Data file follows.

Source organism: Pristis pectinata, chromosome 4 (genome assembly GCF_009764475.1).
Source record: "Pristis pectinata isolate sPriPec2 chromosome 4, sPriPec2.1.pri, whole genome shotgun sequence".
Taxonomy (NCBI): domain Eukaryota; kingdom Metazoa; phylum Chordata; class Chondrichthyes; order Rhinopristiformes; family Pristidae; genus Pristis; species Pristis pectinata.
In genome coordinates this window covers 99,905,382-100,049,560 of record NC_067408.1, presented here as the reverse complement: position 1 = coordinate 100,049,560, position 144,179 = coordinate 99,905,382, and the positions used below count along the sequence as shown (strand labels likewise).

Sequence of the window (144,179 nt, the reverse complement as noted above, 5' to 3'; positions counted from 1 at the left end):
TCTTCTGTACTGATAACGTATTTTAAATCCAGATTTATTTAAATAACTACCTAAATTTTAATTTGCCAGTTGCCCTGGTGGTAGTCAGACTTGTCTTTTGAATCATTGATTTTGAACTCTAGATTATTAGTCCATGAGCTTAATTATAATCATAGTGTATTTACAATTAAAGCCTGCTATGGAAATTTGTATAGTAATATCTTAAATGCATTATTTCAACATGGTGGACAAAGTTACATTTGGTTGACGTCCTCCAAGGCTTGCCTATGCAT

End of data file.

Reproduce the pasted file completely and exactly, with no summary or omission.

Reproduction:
Source organism: Pristis pectinata, chromosome 4 (genome assembly GCF_009764475.1).
Source record: "Pristis pectinata isolate sPriPec2 chromosome 4, sPriPec2.1.pri, whole genome shotgun sequence".
Taxonomy (NCBI): domain Eukaryota; kingdom Metazoa; phylum Chordata; class Chondrichthyes; order Rhinopristiformes; family Pristidae; genus Pristis; species Pristis pectinata.
In genome coordinates this window covers 99,905,382-100,049,560 of record NC_067408.1, presented here as the reverse complement: position 1 = coordinate 100,049,560, position 144,179 = coordinate 99,905,382, and the positions used below count along the sequence as shown (strand labels likewise).

Sequence of the window (144,179 nt, the reverse complement as noted above, 5' to 3'; positions counted from 1 at the left end):
TCTTCTGTACTGATAACGTATTTTAAATCCAGATTTATTTAAATAACTACCTAAATTTTAATTTGCCAGTTGCCCTGGTGGTAGTCAGACTTGTCTTTTGAATCATTGATTTTGAACTCTAGATTATTAGTCCATGAGCTTAATTATAATCATAGTGTATTTACAATTAAAGCCTGCTATGGAAATTTGTATAGTAATATCTTAAATGCATTATTTCAACATGGTGGACAAAGTTACATTTGGTTGACGTCCTCCAAGGCTTGCCTATGCAT